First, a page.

Amalek. The perpetual nemesis of the Jewish people. Where and how did the conflict with Amalek begin? The Children of Israel were encamped in Refidim. There was no water to drink. They fought with Moshe, demanding water. "Why did you take us out of Egypt to die of thirst in the desert?" (Shemos 17:3). Hashem instructed Moshe to take his staff, strike the rock, and water will come out. He did so and the rebellion stopped. "The place was called 'Masse Umeriva' (literally test and contention) because of the fighting of the Children of Israel and their testing of Hashem by saying, 'Is Hashem among us or not?'" (Shemos 17:7). Then came Amalek.
Rashi has a parable to this episode. A man once took his son on his shoulders and went out on the road. The son saw something nice by the side of the road. "Abba, can you pick that nice thing up and give it to me?" he asked. The father picked it up and gave it to his son. The son saw another goodie lying by the road. "Abba can you also get that for me?" Of course the father got it for him. The same thing happened a third time. They father and son then met a man on the road. The son asked the man, "Have you seen my father?" The father said to his son, "You do not know where I am?" He took the boy off his shoulders and a dog came along and bit him. So too with the Jewish people. Hashem is always found among us. He is ready and waiting to fulfill all of our needs. How can we dare say, "Is Hashem among us or not?"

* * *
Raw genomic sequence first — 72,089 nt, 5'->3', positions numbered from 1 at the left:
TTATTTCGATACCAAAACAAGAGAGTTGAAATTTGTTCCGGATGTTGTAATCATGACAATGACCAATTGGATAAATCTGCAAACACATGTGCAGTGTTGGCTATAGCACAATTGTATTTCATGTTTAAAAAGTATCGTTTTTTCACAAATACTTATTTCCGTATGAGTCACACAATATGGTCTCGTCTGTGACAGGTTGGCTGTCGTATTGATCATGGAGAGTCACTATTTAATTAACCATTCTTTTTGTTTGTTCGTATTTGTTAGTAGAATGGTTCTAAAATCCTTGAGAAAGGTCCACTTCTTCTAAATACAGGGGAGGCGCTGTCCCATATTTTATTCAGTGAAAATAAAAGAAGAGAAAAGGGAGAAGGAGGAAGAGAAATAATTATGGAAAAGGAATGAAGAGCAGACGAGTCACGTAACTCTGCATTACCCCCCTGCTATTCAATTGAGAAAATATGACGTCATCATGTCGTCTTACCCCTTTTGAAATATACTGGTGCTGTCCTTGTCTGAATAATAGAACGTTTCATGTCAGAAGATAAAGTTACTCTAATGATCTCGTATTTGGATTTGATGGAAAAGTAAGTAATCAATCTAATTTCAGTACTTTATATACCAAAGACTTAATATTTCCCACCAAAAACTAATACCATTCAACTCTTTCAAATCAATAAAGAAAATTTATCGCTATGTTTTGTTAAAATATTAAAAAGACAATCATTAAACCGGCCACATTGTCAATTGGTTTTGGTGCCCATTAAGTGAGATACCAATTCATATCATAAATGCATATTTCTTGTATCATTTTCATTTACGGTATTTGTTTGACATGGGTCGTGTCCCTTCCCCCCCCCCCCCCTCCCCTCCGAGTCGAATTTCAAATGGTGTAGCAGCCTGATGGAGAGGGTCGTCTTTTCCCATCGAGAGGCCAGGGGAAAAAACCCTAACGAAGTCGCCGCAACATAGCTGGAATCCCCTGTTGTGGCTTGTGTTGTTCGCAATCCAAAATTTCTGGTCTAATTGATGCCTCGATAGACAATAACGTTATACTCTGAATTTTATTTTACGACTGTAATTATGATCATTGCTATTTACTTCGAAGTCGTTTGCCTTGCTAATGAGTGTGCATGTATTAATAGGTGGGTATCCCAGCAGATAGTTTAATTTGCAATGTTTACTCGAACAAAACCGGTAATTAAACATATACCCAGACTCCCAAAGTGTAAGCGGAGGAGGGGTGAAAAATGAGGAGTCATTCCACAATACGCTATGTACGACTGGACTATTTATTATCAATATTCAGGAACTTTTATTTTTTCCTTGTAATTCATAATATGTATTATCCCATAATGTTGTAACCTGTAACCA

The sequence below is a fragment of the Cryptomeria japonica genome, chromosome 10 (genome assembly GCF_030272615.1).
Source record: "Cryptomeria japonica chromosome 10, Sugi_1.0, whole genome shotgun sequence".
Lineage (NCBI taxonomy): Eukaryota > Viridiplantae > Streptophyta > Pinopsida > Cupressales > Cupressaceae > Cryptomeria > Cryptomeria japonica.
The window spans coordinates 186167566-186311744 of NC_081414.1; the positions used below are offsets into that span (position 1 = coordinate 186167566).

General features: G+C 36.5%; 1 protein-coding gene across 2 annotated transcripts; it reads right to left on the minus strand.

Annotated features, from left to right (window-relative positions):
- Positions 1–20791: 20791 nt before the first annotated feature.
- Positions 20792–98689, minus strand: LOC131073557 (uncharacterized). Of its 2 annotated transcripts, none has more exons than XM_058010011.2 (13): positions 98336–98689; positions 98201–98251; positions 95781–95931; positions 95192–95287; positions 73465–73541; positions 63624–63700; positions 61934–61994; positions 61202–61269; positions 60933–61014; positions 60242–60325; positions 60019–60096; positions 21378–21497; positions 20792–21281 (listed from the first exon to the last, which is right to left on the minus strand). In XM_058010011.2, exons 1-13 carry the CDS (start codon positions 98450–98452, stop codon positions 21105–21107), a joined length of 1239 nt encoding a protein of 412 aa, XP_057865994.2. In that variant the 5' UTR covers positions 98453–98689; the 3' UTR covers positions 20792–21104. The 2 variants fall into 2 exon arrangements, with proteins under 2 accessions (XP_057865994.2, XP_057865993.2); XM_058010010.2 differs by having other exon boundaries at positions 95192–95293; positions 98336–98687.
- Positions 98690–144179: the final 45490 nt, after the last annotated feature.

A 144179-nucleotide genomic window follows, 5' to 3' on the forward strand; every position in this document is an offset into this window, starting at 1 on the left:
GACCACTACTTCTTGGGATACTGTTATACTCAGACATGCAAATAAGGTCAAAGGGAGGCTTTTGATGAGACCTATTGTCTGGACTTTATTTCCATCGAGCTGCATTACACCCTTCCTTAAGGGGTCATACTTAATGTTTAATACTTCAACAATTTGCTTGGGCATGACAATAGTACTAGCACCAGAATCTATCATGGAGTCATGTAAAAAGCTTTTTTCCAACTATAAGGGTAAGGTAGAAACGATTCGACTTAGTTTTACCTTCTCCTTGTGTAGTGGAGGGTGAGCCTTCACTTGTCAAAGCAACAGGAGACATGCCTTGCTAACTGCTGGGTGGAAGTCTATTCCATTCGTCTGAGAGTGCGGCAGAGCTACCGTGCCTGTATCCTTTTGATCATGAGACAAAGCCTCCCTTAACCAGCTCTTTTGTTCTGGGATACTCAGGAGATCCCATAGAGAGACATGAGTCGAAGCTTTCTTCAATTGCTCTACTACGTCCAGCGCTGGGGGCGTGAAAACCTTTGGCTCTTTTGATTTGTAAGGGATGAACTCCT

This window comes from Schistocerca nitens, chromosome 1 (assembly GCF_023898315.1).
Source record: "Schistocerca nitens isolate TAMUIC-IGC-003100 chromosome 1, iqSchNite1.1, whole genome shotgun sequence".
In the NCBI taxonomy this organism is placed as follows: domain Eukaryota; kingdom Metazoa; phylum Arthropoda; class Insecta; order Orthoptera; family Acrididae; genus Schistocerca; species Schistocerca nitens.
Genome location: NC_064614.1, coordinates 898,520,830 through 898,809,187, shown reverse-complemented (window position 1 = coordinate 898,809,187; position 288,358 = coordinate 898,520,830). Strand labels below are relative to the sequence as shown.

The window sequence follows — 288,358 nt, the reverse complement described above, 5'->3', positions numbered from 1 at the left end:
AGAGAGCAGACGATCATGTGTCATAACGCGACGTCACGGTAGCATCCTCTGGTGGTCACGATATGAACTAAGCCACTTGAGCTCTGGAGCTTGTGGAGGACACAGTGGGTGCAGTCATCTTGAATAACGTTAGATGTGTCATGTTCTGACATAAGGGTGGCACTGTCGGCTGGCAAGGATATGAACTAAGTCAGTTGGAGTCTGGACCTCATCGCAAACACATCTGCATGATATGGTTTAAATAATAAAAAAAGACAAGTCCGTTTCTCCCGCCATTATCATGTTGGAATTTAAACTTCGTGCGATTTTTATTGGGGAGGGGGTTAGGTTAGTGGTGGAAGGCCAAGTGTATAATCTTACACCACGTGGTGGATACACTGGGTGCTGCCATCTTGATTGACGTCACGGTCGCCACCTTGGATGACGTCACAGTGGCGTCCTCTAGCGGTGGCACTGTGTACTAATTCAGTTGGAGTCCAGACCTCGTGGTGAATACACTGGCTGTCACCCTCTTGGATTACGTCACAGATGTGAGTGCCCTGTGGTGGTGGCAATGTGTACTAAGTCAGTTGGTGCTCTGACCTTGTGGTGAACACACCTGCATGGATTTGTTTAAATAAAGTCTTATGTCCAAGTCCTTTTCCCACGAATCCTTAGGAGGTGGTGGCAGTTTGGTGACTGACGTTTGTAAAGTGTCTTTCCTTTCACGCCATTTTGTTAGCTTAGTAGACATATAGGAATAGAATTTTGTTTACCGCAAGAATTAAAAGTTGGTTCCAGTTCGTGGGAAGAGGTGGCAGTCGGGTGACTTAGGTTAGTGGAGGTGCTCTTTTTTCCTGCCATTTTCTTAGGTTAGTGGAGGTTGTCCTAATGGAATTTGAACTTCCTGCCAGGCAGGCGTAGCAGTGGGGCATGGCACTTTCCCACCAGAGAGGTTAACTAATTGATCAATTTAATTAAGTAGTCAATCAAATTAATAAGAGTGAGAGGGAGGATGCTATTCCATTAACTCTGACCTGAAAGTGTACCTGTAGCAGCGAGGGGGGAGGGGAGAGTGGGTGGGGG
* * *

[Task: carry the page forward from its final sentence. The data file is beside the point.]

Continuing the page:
Kinderlach . . .
Let us have a contest at the Shabbos table. Everyone try to think of an example of Hashem helping him. How about the time that your neighbor lost his scooter. You put up signs for hashovas aveida (returning a lost object). Someone found his scooter, read the sign, and returned it to your neighbor. Then you lost your wallet. That very same neighbor whom you helped find his scooter, found your wallet! Is there any doubt that Hashem is among us?
Why did Amalek come? (Rashi 17:8)
What happened to the 'mun' that was left overnight? (16:20) On Shabbos? (16:24)
What did they find in Elim? (15:27)